Evidence of title and directories suggests this “tenement” was built about 1885 by James J. Wyatt. Wyatt, listed in directories as a plasterer, lived at 102 Pear and by the late 1880’s has disappeared from the directories. This building originally contained six very small apartments and was later expanded and remodeled into the present four units. A number of members of Bishop Alonzo P. Raleigh’s several families lived in here in the 1890’s and early 1900’s.
- 1885 Wyatt to Alonzo P. Raleigh
- 1902 Estate of A.P. Raleigh to Emily P. Raleigh
- 1903 Raleigh to Alice E. Browning
- 1907 Browning to Martin S. Lindsay
- 1918 Lindsay to Elsie E. Flynn
- 1920 Flynn to Anton Christensen
- 1925 Christensen to Christina Christensen
- 1930 Estate of Christensen to Anton Christensen
- 1937 Anton Christensen to Carl Peterson
- 1938 Peterson to Mathilda Waterstrom
- 1938 Waterstrom to Elizabeth Peterson
This number designation comprises four one-story brick units arranged in “row” fashion, I.E., the individual units share external walls. The “row” rises from west to east up a slope on goon and this change in elevation is witnessed in the row have two levels of gabled roof. Lean-to shed extensions occur to rear of each unit. The individual units in the row appear to be transformations of the basic “rectangular cabin” vernacular building type and the units are pierced, from west to east, in a “door-window-window” , “window-door-window”, “door-window-window”, “window-door-window-window” pattern.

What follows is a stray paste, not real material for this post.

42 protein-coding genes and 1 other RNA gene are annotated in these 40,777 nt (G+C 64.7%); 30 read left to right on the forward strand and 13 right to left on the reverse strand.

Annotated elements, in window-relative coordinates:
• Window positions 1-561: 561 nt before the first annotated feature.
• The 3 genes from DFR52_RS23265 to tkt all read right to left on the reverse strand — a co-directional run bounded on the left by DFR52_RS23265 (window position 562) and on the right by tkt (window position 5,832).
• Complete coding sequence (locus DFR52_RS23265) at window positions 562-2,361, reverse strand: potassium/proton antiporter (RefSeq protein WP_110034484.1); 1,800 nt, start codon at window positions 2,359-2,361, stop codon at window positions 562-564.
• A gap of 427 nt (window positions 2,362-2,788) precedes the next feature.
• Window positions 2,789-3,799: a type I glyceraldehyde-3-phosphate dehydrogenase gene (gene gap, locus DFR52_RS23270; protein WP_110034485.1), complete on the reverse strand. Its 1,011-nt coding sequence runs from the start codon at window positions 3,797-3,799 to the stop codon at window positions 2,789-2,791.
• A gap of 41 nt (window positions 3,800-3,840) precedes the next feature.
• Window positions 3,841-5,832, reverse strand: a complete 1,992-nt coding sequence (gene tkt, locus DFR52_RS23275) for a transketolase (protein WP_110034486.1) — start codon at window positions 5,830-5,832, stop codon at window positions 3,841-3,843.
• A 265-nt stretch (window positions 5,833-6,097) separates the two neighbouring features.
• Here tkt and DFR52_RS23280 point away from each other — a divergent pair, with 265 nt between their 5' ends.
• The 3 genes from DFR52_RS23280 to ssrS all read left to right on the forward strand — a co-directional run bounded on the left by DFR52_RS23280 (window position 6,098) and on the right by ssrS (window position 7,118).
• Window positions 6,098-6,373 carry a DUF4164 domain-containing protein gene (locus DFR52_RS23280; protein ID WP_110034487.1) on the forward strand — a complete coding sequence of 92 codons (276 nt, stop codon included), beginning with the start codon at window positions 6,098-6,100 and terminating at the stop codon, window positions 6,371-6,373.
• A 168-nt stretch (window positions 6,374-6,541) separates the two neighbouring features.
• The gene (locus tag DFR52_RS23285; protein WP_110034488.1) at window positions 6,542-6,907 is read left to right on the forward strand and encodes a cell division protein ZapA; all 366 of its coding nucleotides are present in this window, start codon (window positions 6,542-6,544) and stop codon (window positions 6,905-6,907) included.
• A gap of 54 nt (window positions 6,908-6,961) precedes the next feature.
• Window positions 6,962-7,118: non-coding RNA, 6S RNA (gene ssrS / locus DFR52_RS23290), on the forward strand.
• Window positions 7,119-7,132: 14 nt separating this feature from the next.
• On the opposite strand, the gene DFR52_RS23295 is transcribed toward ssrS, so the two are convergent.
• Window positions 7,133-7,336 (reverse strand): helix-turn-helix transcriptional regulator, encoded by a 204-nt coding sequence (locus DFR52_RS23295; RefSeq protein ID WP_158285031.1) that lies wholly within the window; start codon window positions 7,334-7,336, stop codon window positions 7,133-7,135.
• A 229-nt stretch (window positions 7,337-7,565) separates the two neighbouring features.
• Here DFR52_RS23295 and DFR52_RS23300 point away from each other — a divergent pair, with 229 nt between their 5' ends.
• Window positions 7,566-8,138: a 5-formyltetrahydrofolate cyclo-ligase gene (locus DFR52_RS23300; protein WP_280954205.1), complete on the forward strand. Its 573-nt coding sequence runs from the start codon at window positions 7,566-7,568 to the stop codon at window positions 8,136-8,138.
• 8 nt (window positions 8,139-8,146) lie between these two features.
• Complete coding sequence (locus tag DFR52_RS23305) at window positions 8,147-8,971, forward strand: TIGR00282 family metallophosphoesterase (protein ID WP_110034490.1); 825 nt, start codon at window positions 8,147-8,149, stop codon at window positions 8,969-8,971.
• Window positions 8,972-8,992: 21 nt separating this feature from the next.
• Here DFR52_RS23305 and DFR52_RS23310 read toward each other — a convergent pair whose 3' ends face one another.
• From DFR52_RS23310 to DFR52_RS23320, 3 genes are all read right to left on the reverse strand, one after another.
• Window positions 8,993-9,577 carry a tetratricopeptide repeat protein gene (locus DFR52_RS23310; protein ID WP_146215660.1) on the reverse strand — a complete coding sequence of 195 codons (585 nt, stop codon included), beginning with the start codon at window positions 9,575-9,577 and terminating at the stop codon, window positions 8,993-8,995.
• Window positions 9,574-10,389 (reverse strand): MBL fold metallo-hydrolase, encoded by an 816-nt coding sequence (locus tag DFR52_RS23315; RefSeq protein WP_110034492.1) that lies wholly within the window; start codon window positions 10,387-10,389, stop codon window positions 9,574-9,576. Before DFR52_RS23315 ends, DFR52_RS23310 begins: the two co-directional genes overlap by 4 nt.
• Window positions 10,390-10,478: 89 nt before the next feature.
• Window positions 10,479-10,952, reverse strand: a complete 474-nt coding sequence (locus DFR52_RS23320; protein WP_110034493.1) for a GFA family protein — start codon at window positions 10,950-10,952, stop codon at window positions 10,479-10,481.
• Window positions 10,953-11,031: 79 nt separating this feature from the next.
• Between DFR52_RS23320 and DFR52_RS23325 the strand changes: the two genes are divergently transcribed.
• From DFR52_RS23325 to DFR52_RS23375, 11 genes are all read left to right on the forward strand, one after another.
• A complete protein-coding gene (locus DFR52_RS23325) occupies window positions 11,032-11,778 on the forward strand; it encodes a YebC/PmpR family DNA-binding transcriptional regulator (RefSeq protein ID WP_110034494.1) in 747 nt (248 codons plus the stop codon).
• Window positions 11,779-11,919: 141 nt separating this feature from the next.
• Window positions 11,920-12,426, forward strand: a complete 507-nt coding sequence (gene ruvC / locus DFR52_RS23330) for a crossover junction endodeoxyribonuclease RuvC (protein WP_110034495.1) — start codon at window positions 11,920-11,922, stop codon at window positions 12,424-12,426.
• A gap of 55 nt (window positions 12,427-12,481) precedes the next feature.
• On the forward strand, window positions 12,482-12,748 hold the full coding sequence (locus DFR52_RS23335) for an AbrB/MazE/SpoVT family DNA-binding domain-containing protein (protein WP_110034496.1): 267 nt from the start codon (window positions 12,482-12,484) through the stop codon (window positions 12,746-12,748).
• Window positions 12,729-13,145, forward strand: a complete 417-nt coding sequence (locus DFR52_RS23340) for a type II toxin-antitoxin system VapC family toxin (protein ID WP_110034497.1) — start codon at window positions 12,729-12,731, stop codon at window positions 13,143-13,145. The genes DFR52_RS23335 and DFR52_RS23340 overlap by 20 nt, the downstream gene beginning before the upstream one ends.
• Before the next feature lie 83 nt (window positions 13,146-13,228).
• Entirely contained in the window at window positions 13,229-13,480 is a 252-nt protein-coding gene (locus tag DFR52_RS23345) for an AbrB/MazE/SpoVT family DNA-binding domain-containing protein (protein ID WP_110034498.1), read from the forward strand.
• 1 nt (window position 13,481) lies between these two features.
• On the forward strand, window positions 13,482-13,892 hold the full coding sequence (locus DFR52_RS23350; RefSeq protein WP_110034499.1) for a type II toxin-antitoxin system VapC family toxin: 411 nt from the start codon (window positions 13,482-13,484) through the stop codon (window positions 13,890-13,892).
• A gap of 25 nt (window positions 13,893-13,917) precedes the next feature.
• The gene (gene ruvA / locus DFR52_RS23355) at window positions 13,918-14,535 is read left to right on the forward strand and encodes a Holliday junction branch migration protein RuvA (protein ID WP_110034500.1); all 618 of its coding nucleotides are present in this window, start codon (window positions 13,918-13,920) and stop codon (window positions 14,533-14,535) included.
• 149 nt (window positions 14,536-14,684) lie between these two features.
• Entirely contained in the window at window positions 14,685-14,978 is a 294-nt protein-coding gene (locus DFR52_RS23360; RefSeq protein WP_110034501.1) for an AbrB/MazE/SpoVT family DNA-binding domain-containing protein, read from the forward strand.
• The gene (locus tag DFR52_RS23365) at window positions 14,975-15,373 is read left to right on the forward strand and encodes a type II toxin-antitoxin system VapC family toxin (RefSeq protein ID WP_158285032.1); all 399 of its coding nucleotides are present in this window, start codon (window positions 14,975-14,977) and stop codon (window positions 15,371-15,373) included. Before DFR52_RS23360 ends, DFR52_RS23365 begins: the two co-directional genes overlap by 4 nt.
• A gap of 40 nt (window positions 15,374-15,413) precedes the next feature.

The “row” of houses follows a pattern which seems to have been quite popular in early Salt Lake City. Sanborn-perris insurance maps from 1884-1898 reveal numerous “row” houses in both adobe and brick. This example remains one of the last vernacular “rows” extant in the city.
One other interesting feature of the house is the east side wall. The house
borders Wall St. On the east and at this particular intersection, Wall and 600 N do not come together at right angle. Wall St. cuts back to west at about a 60° angle. This house has a east wall which also cuts back to the northwest at 60 angle.
Located at 136-146 West 600 North in the Capitol Hill Historic District in Salt Lake City, Utah.